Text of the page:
Sunday morning, the NFL community was shocked by the news that former eight-year running back Cedric Benson had died at the age of 36. The reported cause, which is under investigation by Austin emergency officials, is a motorcycle accident. Benson's family and friends confirmed the news on social media.
While he is best known for his time at the University of Texas and four consecutive 1,000-yard seasons, Benson also spent eight seasons in the NFL. He appeared in Super Bowl XLI with the Chicago Bears following the 2006 season, became a three-time 1,000-yard rusher for the Cincinnati Bengals, and was known for his hard-nosed running style.
Unfortunately, his time in the league and with the Green Bay Packers came to an early end due to a foot fracture, but Benson still accrued 6,017 rushing yards and 32 touchdowns. He also added in 833 receiving yards and one touchdown.
Given his experience with multiple teams and the impact that he had across the league, the reactions to Benson's passing painted a picture of a beloved figure. Coaches and fellow players alike were devastated by the news of his death and shared memories of Benson's influence.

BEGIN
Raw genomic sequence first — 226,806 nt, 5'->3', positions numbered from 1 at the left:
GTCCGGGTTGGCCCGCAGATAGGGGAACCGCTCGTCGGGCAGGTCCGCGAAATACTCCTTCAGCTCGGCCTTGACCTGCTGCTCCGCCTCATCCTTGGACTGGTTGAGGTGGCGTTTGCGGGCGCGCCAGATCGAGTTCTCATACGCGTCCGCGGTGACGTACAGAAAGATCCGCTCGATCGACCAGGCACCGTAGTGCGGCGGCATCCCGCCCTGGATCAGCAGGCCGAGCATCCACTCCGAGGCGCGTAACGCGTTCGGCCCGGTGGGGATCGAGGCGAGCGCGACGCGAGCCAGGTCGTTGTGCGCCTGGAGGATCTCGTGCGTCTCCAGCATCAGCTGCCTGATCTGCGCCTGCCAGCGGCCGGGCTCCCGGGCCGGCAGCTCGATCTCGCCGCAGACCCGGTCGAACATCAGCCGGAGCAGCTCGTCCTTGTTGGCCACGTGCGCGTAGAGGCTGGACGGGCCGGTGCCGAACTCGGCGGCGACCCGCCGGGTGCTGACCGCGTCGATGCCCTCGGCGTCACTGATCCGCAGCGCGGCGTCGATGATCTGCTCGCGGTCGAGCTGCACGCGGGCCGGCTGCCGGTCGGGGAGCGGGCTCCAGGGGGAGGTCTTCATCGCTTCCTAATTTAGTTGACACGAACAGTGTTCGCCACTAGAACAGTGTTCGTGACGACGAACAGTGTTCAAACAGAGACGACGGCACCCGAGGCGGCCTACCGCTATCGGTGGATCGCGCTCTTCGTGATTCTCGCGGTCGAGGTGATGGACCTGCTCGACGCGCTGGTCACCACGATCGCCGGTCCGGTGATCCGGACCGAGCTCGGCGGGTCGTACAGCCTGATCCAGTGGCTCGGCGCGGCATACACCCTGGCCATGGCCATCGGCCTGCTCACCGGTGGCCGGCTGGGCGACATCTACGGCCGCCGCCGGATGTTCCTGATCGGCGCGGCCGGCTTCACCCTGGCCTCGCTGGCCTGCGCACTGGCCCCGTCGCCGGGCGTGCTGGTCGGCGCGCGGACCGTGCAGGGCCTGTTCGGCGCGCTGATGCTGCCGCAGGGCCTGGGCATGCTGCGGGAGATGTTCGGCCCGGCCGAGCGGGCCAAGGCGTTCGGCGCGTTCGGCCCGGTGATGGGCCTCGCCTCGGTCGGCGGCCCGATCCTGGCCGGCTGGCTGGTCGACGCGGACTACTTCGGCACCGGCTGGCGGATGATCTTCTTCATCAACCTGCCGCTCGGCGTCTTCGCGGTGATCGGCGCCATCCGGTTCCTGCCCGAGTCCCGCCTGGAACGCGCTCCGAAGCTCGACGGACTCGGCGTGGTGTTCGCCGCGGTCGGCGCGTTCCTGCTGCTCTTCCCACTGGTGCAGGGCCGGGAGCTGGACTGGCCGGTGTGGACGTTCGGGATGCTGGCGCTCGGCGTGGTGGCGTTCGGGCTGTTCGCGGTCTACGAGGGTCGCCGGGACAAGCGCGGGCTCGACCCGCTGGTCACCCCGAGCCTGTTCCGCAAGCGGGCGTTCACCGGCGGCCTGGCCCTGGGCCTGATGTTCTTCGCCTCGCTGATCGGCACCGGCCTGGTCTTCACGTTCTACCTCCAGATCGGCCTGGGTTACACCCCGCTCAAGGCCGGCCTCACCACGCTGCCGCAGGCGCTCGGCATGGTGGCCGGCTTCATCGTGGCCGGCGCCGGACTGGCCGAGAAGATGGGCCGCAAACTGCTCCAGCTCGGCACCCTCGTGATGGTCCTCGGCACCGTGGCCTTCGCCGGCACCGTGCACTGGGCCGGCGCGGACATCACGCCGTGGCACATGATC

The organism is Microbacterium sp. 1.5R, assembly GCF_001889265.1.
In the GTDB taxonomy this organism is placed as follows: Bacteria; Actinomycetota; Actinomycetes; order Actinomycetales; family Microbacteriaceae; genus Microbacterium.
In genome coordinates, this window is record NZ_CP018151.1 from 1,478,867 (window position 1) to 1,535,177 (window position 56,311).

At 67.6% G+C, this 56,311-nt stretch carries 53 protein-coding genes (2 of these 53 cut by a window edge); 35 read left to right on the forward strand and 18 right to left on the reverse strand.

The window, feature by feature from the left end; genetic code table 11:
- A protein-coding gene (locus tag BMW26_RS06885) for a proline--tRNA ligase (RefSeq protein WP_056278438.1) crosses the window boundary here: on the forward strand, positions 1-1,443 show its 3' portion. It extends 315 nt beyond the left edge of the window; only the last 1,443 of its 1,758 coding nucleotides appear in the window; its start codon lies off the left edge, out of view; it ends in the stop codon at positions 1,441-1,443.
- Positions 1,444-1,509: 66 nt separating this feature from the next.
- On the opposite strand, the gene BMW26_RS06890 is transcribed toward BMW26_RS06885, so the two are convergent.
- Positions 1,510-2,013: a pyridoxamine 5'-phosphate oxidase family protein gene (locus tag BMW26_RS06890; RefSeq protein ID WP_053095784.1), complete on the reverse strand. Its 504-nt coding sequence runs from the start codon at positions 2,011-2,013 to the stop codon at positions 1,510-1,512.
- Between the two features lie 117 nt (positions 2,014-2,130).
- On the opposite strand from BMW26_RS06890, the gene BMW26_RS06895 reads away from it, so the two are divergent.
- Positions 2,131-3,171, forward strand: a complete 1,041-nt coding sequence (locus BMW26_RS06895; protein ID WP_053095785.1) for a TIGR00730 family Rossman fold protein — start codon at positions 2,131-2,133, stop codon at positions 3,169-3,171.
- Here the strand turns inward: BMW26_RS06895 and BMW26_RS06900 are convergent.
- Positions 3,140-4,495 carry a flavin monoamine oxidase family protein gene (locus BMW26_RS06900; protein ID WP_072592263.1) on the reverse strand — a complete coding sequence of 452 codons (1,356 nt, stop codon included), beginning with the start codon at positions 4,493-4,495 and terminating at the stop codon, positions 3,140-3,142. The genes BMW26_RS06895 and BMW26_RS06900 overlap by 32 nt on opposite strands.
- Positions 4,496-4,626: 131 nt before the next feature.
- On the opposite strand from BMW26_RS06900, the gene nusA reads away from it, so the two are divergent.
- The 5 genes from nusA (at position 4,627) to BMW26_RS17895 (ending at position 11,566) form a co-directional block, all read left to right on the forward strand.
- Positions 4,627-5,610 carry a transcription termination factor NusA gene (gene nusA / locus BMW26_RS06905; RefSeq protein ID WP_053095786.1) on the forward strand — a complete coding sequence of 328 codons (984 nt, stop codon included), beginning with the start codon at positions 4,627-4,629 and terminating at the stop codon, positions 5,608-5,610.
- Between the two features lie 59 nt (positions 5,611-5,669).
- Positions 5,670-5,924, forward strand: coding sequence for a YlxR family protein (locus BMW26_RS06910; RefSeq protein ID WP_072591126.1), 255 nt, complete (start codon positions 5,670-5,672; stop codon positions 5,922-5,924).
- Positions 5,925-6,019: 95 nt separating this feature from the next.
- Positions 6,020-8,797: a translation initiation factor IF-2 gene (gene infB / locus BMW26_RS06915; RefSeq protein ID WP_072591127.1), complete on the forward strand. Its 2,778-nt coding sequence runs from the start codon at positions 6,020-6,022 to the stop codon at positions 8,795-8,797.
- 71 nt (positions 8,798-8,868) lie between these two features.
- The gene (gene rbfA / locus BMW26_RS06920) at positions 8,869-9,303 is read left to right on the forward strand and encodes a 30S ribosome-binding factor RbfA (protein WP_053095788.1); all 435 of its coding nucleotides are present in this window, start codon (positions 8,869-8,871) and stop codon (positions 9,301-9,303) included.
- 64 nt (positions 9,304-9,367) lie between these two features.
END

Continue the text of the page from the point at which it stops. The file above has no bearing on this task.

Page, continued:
Let's go through the list of reactions.
Under head coach Mack Brown's tutelage, Benson became one of the most feared running backs in all of college football. The consensus All-American was the 2004 Doak Walker Award winner, which is awarded to the top running back in college football, and he rushed for more than 1,000 yards every season in Austin. Brown reacted to the news of Benson's death on Instagram, saying "We lost a great one way too soon." Brown also opened a Sunday press conference by discussing Benson, saying, "Sally and I, along with a lot of other Longhorns, are just crushed."
Like Benson, Vince Young is a household name in the state of Texas after a standout career for UT. The former third overall pick in the 2006 NFL Draft spent two seasons as a teammate of Benson (2003-2004) before going on to win the National Championship in 2005. Together, the pair formed an unstoppable duo while each rushing for more than 1,000 yards in 2004.